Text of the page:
[ACNS, by Gavin Drake] An orphanage for girls, started 25 years ago by the US-based Episcopal Church in the murder capital of the world, is the subject of a new film backed by Hollywood star James Franco. Franco, the star of tv’s Freaks and Geeks, and the biopic James Dean, is perhaps better known for his roles in the Spider-Man trilogy, Pineapple Express, and In the Valley of Elah. Now, he is the executive producer of Las Chavas (Home Girls) a new documentary detailing the efforts of the Revd Spencer Reece to teach poetry to the girls of Our Little Roses home in San Pedro Sula, Honduras. The film will receive its premiere at an international film festival in the Spring.
Spencer Reece was an award-winning American poet before he was ordained as a priest. He travelled to Honduras to spend a year at the Our Little Roses home to learn Spanish. But, after two months he wanted to return home – uncomfortable with the level of poverty he saw in and around San Pedro Sula. But the words of one of the girls struck him: “Don´t forget us!”
He applied for a grant to teach the girls poetry – no mean feat considering he still didn’t speak Spanish very well; and returned to the home to embark on the project. He was followed by a film crew led by director Brad Coley. The film of the project, Las Chavas, is now complete. Its backers have just received confirmation that it will be shown at a forthcoming international film festival; but they are unable to say which until the festival releases its schedule.
Our Little Roses cares for around 70 girls from birth to aged 18. “The girls filmed here had lost their home but were fortunately rescued by Our Little Roses,” a press statement in support of the film says. “An abandoned girl left to the streets quickly becomes one of two things in San Pedro: a maid or a prostitute. But since the founding of this home, girls have become engineers and dentists.”
Executive producer James Franco said: “I worked with Spencer previously adapting his poem ‘The Clerk´s Tale’ into a beautiful movie. We became friends during that process and after he was ordained and went to Honduras he discussed this project with me. It seemed like another great combination of poetry and film for a great cause, so I was happy to be involved with it.”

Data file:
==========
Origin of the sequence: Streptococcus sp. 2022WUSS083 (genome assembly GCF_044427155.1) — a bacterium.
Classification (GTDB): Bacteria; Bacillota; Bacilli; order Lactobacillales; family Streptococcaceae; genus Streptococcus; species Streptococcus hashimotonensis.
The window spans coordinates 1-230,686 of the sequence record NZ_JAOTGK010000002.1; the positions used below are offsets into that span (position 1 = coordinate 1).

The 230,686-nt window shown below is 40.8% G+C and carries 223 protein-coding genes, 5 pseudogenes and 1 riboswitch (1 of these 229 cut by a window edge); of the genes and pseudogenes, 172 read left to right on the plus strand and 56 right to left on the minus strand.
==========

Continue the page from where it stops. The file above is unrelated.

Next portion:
The girl’s poems are a mixture of lament and hope. A trailer for the video (see below) translates one:
“We live in a world that's full of hate
I live in Our Little Roses in Honduras
which is next to El Bordo
Which is one of the most dangerous places
because they kill you
and follow you when you're not looking
When I was six years old I came here
I felt I was in paradise”
Another one is portrayed:
“Sometimes I want to be a turtle
To get into my shell and never come out
But I still have hope
That one day I will get up
When I see the sun after hiding in the shadows
and be the person that I always wanted to be”
Another has the words:
“I am a girl
Who has endured being invisible
Her entire life
I feel an emptiness in my soul
Which I don't know how to fill”
The film Las Chavas is making these invisible girls visible, and giving them a voice.
“Behind their ten-foot wall with round-the-clock armed guards, the girls often don´t believe such work [behind putting the film together] is being done on their behalf. That they are being remembered,” the press statement said. “Now five years later, comes both artistic gestures for the world to embrace. The unique clear voices of these girls in poems and on film.”
A book of the girls’ poems will be published by Tia Chucha Press in Autumn 2017.
Las Chavas trailer (2’09”):
Movie short giving background to the film (9’54”):